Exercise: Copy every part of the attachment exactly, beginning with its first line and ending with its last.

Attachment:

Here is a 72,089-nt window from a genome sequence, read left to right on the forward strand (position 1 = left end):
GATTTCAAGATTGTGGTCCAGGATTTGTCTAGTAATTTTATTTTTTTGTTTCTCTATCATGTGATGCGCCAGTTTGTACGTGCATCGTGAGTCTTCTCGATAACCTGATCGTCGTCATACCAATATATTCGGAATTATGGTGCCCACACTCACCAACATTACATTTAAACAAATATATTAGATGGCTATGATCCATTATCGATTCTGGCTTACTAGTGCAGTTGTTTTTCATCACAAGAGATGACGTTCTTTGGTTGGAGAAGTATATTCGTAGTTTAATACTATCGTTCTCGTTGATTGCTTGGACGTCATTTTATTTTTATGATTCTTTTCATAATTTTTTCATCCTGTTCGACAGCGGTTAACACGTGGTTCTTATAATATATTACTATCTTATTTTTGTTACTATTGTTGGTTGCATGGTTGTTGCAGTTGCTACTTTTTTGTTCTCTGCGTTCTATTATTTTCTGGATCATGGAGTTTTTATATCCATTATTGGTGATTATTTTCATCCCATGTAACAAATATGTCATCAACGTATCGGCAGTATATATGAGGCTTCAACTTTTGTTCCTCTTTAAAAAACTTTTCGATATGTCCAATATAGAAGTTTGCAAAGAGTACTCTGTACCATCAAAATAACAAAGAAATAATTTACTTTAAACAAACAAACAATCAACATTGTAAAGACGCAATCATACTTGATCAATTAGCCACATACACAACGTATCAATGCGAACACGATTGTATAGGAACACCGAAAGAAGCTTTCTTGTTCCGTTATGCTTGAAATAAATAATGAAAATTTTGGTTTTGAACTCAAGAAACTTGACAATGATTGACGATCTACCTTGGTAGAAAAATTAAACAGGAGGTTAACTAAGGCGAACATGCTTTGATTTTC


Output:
Here is a 72,089-nt window from a genome sequence, read left to right on the forward strand (position 1 = left end):
GATTTCAAGATTGTGGTCCAGGATTTGTCTAGTAATTTTATTTTTTTGTTTCTCTATCATGTGATGCGCCAGTTTGTACGTGCATCGTGAGTCTTCTCGATAACCTGATCGTCGTCATACCAATATATTCGGAATTATGGTGCCCACACTCACCAACATTACATTTAAACAAATATATTAGATGGCTATGATCCATTATCGATTCTGGCTTACTAGTGCAGTTGTTTTTCATCACAAGAGATGACGTTCTTTGGTTGGAGAAGTATATTCGTAGTTTAATACTATCGTTCTCGTTGATTGCTTGGACGTCATTTTATTTTTATGATTCTTTTCATAATTTTTTCATCCTGTTCGACAGCGGTTAACACGTGGTTCTTATAATATATTACTATCTTATTTTTGTTACTATTGTTGGTTGCATGGTTGTTGCAGTTGCTACTTTTTTGTTCTCTGCGTTCTATTATTTTCTGGATCATGGAGTTTTTATATCCATTATTGGTGATTATTTTCATCCCATGTAACAAATATGTCATCAACGTATCGGCAGTATATATGAGGCTTCAACTTTTGTTCCTCTTTAAAAAACTTTTCGATATGTCCAATATAGAAGTTTGCAAAGAGTACTCTGTACCATCAAAATAACAAAGAAATAATTTACTTTAAACAAACAAACAATCAACATTGTAAAGACGCAATCATACTTGATCAATTAGCCACATACACAACGTATCAATGCGAACACGATTGTATAGGAACACCGAAAGAAGCTTTCTTGTTCCGTTATGCTTGAAATAAATAATGAAAATTTTGGTTTTGAACTCAAGAAACTTGACAATGATTGACGATCTACCTTGGTAGAAAAATTAAACAGGAGGTTAACTAAGGCGAACATGCTTTGATTTTC